Addiction recovery isn’t an easy process. People in recovery still fight their addiction demons every day. Addiction is as much a mental struggle as it is a physical one. Many people who suffer from addiction also suffer from mental disorders such as depression, bipolar disorder, and anxiety, this is known as a dual diagnosis. These conditions make it harder for them to fight their addiction and be successful with their recovery. Over the years, addiction and mental health experts have found that animals can help treat these mental conditions and help make it easier for people to battle their addictions.
Drug Rates in America
As of 2016, the U.S. Surgeon General report on substance abuse claims that over 36 million people have at least used marijuana and 12.5 million have misused prescription pain medications. The report went on to claim that 8 percent of the population meets the criteria for substance use disorder or addiction. Drug and alcohol rehab is the most effective way to battle addiction, but it is difficult for many people to see that they are addicted.
For those who do complete a rehabilitation program, many struggle to stay sober. Once they are out of rehab most return home and are around the people and places that trigger their addictions. Recovery is a lifelong battle and people in recovery from addiction fight temptation every day, especially in the early stages of getting sober. It’s not a quick fix and it is important for those who have a loved one in recovery to remember this.
However, for those who truly want to stay sober after addiction, there are plenty of resources available to help. The main resources for addicts in recovery are therapy and sober support groups. Sober support groups are a great tool that has helped many stay sober by meeting with like-minded people and learning how to deal with life without using. Therapy is another great way to help someone find meaning and purpose in their life, as well as help them gain closure on the underlying reasons they began using drugs or alcohol, to begin with. One overlooked resource that helps people remain sober is becoming a pet owner.
How Pets Can Help Recovering Addicts
Dogs have been used to assist many people struggling with addiction and have become even more popular in recent years. They can be a healthy distraction for recovering addicts and can redirect someone’s focus away from the things that trigger them or make them want to use drugs. Pets can also help addicts cope with anxiety, depression, and other emotional and mental health problems that may have otherwise been a trigger for that person to turn to drugs to help cope with these struggles. Dogs also help humans with their recovery by giving them something to care about. Many addicts don’t care enough about themselves to quit using. Having a dog or pet to care for motivates them to push forward.
Many people struggling with substance abuse have also lost their family members and friends and feel alone. Dogs not only provide companionship but also give the recovering addicts a reason to stay sober and can serve as a major form of drug addiction help after treatment.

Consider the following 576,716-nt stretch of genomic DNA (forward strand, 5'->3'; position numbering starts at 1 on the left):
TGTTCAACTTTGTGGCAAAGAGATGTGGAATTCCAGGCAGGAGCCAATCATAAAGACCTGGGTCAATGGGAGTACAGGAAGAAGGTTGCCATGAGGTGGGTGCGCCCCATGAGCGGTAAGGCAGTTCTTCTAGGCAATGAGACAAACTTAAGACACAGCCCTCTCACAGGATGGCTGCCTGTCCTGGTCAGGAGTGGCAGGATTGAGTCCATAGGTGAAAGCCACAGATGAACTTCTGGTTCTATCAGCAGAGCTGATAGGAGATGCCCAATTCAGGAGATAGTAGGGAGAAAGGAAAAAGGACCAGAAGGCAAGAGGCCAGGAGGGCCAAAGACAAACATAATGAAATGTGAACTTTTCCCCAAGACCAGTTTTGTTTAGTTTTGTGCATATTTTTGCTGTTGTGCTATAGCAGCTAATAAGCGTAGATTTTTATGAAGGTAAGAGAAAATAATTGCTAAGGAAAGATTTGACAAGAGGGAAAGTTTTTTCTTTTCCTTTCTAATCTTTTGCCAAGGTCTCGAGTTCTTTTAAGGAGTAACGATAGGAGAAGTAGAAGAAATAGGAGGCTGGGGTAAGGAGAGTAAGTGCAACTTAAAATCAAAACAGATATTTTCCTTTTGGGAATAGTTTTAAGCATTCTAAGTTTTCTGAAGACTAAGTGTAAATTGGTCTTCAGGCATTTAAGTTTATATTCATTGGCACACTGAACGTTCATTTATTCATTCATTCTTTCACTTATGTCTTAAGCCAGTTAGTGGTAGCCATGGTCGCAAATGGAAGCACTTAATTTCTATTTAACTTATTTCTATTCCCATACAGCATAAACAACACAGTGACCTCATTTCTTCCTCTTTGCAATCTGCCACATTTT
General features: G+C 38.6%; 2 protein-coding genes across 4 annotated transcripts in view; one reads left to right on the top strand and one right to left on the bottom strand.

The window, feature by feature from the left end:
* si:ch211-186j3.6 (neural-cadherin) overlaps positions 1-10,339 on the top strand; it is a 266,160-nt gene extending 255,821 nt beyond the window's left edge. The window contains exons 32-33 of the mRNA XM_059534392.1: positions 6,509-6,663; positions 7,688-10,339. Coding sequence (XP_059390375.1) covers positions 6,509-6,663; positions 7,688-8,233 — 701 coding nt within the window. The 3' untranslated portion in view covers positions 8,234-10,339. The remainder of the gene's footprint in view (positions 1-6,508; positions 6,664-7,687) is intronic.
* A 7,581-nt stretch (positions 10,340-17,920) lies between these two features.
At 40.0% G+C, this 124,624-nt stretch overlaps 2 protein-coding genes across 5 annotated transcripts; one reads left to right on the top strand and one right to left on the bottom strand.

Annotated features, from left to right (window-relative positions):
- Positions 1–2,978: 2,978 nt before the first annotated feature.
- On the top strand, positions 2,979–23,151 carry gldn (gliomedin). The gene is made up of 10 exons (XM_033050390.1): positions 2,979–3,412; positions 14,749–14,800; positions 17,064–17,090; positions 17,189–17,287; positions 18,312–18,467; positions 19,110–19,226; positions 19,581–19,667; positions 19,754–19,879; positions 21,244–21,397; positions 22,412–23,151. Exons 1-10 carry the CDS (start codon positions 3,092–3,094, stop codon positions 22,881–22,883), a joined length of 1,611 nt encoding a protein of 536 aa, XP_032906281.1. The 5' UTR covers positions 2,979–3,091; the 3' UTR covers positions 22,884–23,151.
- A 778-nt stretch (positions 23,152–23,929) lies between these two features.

Laws About Service Animals
Some people struggling with substance abuse may have a disability due to the mental health struggles that can come with addiction. Service dogs help people with many different disabilities and have more recently been used to help recovering addicts. It is important to understand the law concerning service animals if you’re considering one for your recovery.
According to the Department of Justice’s revised Americans with Disabilities Act, “Service animal means any dog that is individually trained to do work or perform tasks for the benefit of an individual with a disability, including a physical, sensory, psychiatric, intellectual, or other mental disability. Other species of animals, whether wild or domestic, trained or untrained, are not service animals for the purposes of this definition. The work or tasks performed by a service animal must be directly related to the individual’s disability.
Examples of work or tasks include, but are not limited to, assisting individuals who are blind or have low vision with navigation and other tasks, alerting individuals who are deaf or hard of hearing to the presence of people or sounds, providing non-violent protection or rescue work, pulling a wheelchair, assisting an individual during a seizure, alerting individuals to the presence of allergens, retrieving items such as medicine or the telephone, providing physical support and assistance with balance and stability to individuals.”
Hope For The Future
While dogs are not capable of making a person stick to their recovery plan and avoid drug use,
they can play a role in the success of a person’s recovery. Pets help people deal with mental illnesses and emotional problems that may have led the person to try or abuse drugs in the first place. They also act as a sign of hope for the future and give the person in recovery added responsibility and purpose. For many addicts, a dog is a part of the family and one of the first steps to rebuilding their lives and having the things that had before the addiction took over.
They learn to depend on the dog for companionship and comfort, and they understand that the dog needs their care as well. For many, once a recovering addict has formed a relationship with a dog, whether it is their service animal or a household companion, dog, their attitudes about recovery change and they are more likely to be successful and avoid drugs.
This goes to show that animals such as dogs can greatly impact those who struggle with addiction and assist those in recovery. Animals can play a huge role in helping the recovering addict to reach their goals of sobriety, normalcy, and getting back to life as they once knew it.